Cumberland school board supports repealing tenure law
Posted March 11, 2014
Fayetteville, N.C. — The Cumberland County Board of Education unanimously voted Tuesday night to support the repeal of a new law that offers bonuses to top teachers who give up their tenure rights.
Under the law, the current "career status" available to teachers with four or more years on the job will be phased out by 2018 and replaced with a plan that requires local school districts to pick the top 25-percent of teachers who will be offered four-year contracts and bonuses.
Currently, North Carolina teachers who have "career status" can’t be dismissed without a specific due process.
Teachers are paid in part based on seniority – their years on the job. That pay scale is determined by the state legislature. Some local school systems augment the state allotment for teachers in their districts.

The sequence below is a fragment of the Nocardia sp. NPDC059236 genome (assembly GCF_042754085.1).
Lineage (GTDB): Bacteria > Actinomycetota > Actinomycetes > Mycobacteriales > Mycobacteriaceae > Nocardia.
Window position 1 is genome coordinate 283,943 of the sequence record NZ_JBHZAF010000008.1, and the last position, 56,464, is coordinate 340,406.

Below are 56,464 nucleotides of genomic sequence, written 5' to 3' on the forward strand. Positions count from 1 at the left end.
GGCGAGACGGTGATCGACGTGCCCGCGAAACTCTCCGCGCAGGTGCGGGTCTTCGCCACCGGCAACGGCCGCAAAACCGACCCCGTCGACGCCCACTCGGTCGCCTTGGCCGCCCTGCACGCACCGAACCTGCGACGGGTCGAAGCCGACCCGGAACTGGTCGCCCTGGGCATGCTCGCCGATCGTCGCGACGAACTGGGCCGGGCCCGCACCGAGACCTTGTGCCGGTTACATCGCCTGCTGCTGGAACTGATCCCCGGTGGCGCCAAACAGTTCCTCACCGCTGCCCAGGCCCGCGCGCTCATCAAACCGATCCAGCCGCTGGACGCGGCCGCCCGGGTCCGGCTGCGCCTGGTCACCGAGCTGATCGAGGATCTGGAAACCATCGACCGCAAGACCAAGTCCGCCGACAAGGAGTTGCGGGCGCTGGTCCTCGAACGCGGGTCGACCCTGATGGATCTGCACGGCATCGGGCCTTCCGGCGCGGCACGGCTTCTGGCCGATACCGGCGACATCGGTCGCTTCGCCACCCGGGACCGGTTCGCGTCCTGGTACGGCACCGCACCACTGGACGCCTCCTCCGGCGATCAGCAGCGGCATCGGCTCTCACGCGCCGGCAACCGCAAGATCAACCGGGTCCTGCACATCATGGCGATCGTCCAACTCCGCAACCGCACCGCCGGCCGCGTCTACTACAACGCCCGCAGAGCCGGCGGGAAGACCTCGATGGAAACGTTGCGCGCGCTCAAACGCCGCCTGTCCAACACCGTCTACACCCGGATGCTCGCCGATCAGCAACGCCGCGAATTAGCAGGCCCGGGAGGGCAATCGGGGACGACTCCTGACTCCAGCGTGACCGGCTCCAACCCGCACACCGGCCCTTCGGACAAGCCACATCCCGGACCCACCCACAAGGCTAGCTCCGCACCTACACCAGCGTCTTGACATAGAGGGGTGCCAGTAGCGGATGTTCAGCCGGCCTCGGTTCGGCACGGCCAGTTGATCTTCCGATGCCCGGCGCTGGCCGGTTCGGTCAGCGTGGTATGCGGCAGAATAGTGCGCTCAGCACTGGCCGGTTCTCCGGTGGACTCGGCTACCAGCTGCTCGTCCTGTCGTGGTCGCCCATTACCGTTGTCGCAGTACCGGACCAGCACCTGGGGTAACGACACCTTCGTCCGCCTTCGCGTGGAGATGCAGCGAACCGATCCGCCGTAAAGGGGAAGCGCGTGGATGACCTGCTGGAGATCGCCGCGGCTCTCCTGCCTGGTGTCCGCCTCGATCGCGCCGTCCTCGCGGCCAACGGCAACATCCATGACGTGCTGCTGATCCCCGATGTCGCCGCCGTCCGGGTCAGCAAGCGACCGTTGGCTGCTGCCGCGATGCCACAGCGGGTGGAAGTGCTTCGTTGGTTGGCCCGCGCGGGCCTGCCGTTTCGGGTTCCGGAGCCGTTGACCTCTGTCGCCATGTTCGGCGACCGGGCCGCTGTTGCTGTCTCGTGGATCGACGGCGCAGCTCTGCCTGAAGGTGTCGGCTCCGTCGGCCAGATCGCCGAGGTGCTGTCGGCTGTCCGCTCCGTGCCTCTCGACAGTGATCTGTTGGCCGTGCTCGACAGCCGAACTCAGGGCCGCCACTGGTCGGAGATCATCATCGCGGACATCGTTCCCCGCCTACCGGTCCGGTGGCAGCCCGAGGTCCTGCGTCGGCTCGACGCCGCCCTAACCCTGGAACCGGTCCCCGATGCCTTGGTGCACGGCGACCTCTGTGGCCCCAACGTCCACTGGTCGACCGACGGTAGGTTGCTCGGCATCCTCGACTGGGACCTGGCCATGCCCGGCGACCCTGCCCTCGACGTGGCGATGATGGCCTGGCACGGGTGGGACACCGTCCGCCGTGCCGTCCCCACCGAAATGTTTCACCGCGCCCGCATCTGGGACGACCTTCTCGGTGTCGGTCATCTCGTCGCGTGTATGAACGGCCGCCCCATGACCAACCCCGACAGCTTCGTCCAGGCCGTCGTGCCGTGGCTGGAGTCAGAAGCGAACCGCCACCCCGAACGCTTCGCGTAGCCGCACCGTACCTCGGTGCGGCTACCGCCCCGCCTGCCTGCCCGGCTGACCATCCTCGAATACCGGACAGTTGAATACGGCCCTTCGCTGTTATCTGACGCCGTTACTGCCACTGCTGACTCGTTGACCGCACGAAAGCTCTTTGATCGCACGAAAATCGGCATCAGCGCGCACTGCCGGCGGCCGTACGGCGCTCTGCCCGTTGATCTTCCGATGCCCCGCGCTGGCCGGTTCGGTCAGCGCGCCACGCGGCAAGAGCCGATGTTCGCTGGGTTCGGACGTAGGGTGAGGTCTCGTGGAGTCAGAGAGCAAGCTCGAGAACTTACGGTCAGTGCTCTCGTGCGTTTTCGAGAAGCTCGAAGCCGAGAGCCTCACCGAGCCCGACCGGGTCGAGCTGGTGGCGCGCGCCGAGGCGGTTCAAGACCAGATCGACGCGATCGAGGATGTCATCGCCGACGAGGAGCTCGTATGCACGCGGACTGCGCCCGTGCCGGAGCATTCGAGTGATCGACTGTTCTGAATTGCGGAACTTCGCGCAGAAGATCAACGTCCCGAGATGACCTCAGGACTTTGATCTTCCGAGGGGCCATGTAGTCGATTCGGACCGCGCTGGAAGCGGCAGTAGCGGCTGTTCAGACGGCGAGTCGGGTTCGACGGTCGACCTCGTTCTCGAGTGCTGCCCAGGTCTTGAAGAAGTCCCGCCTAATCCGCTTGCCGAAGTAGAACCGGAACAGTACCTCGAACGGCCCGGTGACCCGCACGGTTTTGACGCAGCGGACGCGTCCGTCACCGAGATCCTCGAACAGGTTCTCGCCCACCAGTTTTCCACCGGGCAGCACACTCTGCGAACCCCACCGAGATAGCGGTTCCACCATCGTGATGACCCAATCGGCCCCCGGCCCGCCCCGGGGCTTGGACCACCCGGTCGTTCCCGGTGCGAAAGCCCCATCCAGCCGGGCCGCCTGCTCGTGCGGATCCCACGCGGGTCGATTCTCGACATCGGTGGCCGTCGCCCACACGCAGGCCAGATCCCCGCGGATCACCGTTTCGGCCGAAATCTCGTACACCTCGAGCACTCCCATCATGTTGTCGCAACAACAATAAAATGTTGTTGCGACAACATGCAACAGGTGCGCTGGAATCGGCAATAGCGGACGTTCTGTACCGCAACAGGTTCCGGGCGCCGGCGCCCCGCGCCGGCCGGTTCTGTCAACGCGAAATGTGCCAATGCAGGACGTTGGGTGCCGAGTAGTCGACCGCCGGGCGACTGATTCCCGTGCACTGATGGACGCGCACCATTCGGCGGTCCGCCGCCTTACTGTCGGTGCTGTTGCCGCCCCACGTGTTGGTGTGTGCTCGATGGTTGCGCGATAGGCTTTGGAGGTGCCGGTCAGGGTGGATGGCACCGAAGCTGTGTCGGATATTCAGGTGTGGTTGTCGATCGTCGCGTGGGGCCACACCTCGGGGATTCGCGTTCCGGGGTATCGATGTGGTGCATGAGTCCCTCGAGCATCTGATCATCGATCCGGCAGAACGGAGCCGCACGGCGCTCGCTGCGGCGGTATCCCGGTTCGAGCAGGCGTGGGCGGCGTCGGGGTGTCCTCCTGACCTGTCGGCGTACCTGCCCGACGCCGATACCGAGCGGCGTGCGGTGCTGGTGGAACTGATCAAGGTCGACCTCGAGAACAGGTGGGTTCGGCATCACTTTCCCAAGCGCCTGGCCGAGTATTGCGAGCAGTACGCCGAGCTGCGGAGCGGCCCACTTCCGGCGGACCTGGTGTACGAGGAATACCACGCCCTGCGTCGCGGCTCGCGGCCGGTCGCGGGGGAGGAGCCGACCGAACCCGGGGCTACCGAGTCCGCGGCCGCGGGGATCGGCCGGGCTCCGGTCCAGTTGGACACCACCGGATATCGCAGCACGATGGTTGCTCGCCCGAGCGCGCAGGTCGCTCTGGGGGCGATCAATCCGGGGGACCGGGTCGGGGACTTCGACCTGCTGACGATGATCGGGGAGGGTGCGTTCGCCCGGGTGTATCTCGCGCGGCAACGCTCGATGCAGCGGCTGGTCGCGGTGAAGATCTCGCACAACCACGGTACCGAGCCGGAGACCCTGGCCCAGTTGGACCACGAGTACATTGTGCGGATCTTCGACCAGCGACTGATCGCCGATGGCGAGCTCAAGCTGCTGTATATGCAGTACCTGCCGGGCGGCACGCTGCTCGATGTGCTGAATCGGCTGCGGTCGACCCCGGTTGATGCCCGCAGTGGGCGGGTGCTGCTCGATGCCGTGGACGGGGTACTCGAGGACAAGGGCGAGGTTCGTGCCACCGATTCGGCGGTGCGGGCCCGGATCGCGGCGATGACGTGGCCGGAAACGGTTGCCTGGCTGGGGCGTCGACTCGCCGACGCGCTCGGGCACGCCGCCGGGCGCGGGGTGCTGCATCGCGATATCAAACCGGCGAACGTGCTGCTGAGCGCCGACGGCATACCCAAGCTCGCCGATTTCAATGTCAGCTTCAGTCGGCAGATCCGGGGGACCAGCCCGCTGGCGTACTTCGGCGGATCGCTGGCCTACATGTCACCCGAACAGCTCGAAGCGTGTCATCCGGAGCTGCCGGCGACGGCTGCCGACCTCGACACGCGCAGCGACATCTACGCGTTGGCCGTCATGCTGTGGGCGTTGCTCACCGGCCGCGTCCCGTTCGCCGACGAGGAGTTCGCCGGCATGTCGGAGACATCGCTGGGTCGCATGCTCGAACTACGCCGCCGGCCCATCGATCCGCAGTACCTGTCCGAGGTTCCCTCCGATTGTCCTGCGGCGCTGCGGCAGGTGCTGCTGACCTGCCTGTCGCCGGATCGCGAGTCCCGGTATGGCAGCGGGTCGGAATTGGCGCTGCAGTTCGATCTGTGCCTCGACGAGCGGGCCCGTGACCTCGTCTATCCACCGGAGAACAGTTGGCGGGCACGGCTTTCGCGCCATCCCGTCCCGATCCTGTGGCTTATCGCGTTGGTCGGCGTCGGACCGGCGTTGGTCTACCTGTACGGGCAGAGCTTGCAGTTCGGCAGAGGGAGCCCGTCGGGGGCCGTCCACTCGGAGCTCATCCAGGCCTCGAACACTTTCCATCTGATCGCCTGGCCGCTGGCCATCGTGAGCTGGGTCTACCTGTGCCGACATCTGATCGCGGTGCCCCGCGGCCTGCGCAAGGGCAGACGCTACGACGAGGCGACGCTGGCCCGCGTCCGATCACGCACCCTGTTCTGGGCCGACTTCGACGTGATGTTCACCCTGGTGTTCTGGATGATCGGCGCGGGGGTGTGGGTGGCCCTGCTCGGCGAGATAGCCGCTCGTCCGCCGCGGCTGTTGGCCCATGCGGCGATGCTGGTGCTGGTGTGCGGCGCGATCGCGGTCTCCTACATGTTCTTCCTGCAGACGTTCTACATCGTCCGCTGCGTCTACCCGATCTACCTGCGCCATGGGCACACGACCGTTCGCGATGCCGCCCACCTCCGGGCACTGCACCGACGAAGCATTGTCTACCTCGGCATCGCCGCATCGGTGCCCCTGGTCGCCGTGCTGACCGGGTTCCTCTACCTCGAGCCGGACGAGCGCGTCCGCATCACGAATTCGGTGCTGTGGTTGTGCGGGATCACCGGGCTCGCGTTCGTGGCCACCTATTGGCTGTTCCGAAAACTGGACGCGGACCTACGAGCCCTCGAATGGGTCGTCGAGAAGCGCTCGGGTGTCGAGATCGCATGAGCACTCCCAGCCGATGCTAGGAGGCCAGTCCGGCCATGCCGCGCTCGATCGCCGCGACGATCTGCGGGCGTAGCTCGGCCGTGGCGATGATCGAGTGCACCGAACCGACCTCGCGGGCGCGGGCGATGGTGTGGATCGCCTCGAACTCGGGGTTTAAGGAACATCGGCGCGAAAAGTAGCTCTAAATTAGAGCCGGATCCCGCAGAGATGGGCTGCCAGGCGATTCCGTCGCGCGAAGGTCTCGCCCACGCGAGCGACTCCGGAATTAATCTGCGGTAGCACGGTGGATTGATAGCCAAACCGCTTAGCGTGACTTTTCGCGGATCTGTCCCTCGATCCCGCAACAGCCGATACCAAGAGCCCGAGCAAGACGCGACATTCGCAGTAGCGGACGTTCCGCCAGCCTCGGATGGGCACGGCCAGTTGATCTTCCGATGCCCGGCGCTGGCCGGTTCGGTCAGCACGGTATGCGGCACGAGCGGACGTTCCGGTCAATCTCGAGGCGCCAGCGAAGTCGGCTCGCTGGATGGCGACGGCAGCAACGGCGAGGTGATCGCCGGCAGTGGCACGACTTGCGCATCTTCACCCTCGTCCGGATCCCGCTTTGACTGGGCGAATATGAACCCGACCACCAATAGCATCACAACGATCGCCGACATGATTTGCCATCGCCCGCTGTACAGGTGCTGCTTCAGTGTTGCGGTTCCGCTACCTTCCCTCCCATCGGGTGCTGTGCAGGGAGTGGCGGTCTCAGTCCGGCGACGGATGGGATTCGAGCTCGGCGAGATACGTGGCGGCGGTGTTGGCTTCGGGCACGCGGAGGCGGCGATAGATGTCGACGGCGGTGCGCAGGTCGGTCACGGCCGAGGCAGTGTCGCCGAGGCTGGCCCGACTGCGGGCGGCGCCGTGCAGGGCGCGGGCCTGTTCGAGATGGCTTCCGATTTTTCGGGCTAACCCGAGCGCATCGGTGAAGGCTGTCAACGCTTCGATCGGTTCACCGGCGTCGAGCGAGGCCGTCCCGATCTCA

The new law eliminates tenure, or career status, by 2018.
Lawmakers asked districts this year to identify their top 25 percent of high-performing teachers and offer each a new four-year contract with a $500 annual salary increase. In exchange, those teachers lose the chance at tenure.
Durham public schools voted last week to join Guilford County in a lawsuit to overturn the law. More than a dozen local school boards across the state have passed resolutions opposing the law, including Wake County.
The North Carolina Association of Educators filed a separate lawsuit against the law in December.
Opponents of the law say cutting tenure and replacing it with a system that only rewards a small percentage of teachers discourages collaboration among educators and undermines public education.
Gov. Pat McCrory said last week that his staff will review the impact of the law between now and the short session in May.